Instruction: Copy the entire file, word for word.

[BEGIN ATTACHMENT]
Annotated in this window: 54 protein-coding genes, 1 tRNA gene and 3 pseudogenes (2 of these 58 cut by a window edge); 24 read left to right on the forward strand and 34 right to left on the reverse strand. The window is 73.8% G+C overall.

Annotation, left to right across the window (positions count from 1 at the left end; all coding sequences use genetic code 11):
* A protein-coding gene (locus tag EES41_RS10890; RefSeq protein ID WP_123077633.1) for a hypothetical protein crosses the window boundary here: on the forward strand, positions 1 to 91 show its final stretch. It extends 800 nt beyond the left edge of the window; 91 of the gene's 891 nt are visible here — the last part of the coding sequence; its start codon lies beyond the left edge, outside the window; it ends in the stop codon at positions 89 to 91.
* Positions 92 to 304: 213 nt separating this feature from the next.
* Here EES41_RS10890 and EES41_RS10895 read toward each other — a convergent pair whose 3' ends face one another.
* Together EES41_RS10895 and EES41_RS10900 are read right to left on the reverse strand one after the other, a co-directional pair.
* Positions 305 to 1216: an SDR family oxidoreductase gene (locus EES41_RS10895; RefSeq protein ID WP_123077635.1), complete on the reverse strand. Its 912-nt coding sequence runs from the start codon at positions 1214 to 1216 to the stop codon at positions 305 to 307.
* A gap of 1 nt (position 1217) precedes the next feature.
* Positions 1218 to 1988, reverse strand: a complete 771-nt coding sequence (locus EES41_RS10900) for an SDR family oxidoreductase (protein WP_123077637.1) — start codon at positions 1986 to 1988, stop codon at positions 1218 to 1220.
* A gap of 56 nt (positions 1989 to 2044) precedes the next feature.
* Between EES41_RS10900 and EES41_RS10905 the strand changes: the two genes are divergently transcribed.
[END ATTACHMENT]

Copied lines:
Annotated in this window: 54 protein-coding genes, 1 tRNA gene and 3 pseudogenes (2 of these 58 cut by a window edge); 24 read left to right on the forward strand and 34 right to left on the reverse strand. The window is 73.8% G+C overall.

Annotation, left to right across the window (positions count from 1 at the left end; all coding sequences use genetic code 11):
* A protein-coding gene (locus tag EES41_RS10890; RefSeq protein ID WP_123077633.1) for a hypothetical protein crosses the window boundary here: on the forward strand, positions 1 to 91 show its final stretch. It extends 800 nt beyond the left edge of the window; 91 of the gene's 891 nt are visible here — the last part of the coding sequence; its start codon lies beyond the left edge, outside the window; it ends in the stop codon at positions 89 to 91.
* Positions 92 to 304: 213 nt separating this feature from the next.
* Here EES41_RS10890 and EES41_RS10895 read toward each other — a convergent pair whose 3' ends face one another.
* Together EES41_RS10895 and EES41_RS10900 are read right to left on the reverse strand one after the other, a co-directional pair.
* Positions 305 to 1216: an SDR family oxidoreductase gene (locus EES41_RS10895; RefSeq protein ID WP_123077635.1), complete on the reverse strand. Its 912-nt coding sequence runs from the start codon at positions 1214 to 1216 to the stop codon at positions 305 to 307.
* A gap of 1 nt (position 1217) precedes the next feature.
* Positions 1218 to 1988, reverse strand: a complete 771-nt coding sequence (locus EES41_RS10900) for an SDR family oxidoreductase (protein WP_123077637.1) — start codon at positions 1986 to 1988, stop codon at positions 1218 to 1220.
* A gap of 56 nt (positions 1989 to 2044) precedes the next feature.
* Between EES41_RS10900 and EES41_RS10905 the strand changes: the two genes are divergently transcribed.